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Gorbach V.V.,Petrozavodsk State University | Saarinen K.,South Karelia Allergy and Environment Institute | Reznichenko E.S.,Petrozavodsk State University
Zoologicheskii Zhurnal | Year: 2010

Ecology of the poplar admiral was studied in periphery of its range over 19 years (1990-2008), including seasonal phenomena, spatial distribution, and dynamics of abundance and settling of the species. The spatial organization of territorial grouping of the species was studied in one of the local areas. The flying period of butterflies in Eastern Fennoscandia is divided into three phases: observed flight of males, latent activity, and observed flight of females. Males emerge more than 10 days before females. The difference is likely to be one of the reasons for strong reduction in the butterfly abundance. The asynchrony observed in the abundance of the butterflies in different areas was explained by the influence of local factors. In the years of high abundance, the proportion of occupied areas increased. The analysis of the curves of the settling and abundance showed a trend of colonization of vacant areas. Within the occupied area, the butterflies are irregularly distributed. The presence of areas with constantly moistened soils and aspen trees in the forest stands are the main factors responsible for butterfly aggregations. Observations of the marked individuals showed that the maximum distance covered by a butterfly was 4.8 km. The butterfly moved freely across all the study area, and no single accumulation of butterflies isolated from the others was registered. All the movements are shown to be local. The distance of these movements, according to the exponential model, reached 6-7 km; the grouping itself is classified as subpopulation - a structural unit of large spatially differentiated population. The high mobility of poplar admiral ensures migration of individuals between the populations and colonization of vacant habitats as well. Source


Gorbach V.V.,Petrozavodsk State University | Saarinen K.,South Karelia Allergy and Environment Institute | Reznichenko E.S.,Petrozavodsk State University
Entomological Review | Year: 2010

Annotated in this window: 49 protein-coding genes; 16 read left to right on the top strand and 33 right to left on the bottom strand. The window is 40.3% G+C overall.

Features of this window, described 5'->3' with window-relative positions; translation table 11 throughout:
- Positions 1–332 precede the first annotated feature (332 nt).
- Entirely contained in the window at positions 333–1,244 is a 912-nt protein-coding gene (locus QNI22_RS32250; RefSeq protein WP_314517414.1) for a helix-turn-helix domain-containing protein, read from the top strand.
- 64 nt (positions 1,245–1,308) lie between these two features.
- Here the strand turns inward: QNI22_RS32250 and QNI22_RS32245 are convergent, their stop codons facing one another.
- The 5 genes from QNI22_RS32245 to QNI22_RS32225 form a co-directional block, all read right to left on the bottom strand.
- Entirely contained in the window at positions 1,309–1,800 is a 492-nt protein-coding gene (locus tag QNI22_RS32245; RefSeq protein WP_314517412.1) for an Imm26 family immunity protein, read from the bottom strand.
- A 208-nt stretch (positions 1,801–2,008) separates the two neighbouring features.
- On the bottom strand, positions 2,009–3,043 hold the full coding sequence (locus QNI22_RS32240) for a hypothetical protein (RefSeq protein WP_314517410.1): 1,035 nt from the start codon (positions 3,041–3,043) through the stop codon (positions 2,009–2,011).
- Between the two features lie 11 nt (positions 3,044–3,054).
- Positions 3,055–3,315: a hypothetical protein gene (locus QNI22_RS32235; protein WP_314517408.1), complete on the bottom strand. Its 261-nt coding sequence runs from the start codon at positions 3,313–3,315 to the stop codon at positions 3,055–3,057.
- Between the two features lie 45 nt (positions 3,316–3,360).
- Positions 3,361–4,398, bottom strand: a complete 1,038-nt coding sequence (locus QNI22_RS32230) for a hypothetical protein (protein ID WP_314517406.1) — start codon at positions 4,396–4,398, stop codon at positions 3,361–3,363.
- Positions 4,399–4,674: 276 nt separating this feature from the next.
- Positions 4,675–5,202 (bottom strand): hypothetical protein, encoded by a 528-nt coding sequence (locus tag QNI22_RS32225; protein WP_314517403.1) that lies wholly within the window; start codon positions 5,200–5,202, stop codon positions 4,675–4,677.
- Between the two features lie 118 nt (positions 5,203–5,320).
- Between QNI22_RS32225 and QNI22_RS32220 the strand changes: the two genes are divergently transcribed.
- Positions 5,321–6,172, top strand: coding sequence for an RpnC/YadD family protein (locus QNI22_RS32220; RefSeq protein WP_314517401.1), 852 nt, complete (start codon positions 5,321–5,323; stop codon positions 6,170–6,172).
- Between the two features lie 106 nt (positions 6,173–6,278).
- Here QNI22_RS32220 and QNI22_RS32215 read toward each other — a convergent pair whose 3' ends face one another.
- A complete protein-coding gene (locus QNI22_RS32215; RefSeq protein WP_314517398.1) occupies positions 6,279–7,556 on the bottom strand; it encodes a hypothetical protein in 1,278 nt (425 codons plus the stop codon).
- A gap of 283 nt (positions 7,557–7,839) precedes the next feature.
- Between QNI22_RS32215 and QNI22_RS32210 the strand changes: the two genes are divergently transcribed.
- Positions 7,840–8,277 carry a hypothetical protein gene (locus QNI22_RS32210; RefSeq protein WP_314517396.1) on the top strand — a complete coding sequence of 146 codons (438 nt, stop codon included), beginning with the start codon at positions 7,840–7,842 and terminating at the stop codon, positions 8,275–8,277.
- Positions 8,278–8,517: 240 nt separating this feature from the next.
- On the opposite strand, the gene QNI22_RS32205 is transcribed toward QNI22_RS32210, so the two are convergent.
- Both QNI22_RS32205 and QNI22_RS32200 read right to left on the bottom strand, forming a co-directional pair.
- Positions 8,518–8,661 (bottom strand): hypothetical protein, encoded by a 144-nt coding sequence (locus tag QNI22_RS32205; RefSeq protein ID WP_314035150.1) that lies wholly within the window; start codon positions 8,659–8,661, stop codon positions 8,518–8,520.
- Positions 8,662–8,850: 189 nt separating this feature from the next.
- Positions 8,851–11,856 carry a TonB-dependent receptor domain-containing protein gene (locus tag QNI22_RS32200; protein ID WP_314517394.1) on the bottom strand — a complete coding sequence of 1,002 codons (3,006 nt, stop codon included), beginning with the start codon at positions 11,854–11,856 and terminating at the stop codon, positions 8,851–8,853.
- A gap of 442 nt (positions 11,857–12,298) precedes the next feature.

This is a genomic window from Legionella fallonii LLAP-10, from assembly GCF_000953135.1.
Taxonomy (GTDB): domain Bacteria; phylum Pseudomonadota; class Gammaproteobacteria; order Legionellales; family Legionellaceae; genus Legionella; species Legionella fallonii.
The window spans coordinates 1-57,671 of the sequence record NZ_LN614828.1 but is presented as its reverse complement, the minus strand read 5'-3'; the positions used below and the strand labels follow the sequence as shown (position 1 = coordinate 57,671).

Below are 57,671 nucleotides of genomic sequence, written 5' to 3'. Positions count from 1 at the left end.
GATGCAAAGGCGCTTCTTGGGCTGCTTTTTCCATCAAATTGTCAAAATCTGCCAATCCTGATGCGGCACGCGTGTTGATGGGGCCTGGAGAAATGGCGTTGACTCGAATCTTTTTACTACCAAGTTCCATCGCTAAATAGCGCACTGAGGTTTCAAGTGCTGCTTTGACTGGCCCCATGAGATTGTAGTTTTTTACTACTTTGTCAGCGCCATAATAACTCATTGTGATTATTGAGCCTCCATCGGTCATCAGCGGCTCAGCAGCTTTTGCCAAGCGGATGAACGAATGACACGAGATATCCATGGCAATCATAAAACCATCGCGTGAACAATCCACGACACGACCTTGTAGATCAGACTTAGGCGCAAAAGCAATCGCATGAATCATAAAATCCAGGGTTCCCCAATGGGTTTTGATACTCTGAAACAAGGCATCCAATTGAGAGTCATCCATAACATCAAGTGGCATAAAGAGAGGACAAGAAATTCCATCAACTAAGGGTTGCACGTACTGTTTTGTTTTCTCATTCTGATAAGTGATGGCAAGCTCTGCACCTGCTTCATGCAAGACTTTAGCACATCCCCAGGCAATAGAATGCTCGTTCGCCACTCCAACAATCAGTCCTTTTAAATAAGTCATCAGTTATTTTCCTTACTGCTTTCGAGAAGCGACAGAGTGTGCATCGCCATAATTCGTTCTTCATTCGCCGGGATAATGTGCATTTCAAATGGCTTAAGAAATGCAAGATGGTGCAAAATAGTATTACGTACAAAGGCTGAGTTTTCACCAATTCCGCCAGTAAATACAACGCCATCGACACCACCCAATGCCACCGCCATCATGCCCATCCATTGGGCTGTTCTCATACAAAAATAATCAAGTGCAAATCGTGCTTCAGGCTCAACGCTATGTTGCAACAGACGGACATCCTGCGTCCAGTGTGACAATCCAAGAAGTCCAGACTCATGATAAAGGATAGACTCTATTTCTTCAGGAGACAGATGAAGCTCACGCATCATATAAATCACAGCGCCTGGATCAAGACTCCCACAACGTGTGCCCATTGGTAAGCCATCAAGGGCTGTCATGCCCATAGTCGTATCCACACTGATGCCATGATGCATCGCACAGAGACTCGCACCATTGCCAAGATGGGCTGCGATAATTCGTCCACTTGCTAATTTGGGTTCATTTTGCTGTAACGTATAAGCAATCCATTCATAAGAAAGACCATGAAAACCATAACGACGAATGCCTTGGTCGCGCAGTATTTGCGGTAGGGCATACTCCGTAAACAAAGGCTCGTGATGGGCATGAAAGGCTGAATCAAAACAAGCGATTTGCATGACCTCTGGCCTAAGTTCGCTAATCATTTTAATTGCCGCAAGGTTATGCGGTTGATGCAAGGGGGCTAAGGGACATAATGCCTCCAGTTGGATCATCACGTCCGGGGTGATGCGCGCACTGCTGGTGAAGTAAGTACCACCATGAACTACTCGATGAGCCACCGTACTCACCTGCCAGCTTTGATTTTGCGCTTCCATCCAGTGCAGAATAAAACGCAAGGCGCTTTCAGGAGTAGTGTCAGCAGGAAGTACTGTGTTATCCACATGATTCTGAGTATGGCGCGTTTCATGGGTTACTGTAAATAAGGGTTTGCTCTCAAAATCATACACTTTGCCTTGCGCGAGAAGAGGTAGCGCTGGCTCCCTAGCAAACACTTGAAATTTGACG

The ecology of the poplar admiral was studied in the periphery of its range for over 19 years (1990-2008), including seasonal phenomena, spatial distribution, and dynamics of abundance and dispersal of the species. The spatial organization of population of the species was studied in one of the local areas. The flying period of butterflies in Eastern Fennoscandia is divided into three phases: the observed flight of males, latent activity, and observed flight of females. The males emerge more than 10 days earlier than the females. The difference is likely to be one of the reasons for strong reduction in the butterfly abundance. The asynchrony of dynamics in different areas was explained by the influence of local factors. In the years of high abundance, the proportion of occupied areas increased. Analysis of the dispersal and abundance curves showed a trend for colonization of vacant areas. Within the occupied area, the butterflies are irregularly distributed. The presence of areas with constantly moist soils and aspen trees in the forest stands are the main factors responsible for butterfly aggregations. Observations of the marked individuals showed that the maximum distance covered by a butterfly was 4.8 km. The butterfly moved freely across all the study area, and no single accumulation of butterflies isolated from the others was recorded. All the movements are shown to be local. The distance of these movements, according to the exponential model, reached 6-7 km; the grouping itself is classified as a subpopulation, i. e., a structural unit of a large spatially differentiated population. The high mobility of the poplar admiral ensures migration of individuals between the populations and colonization of vacant habitats. © 2010 Pleiades Publishing, Ltd. Source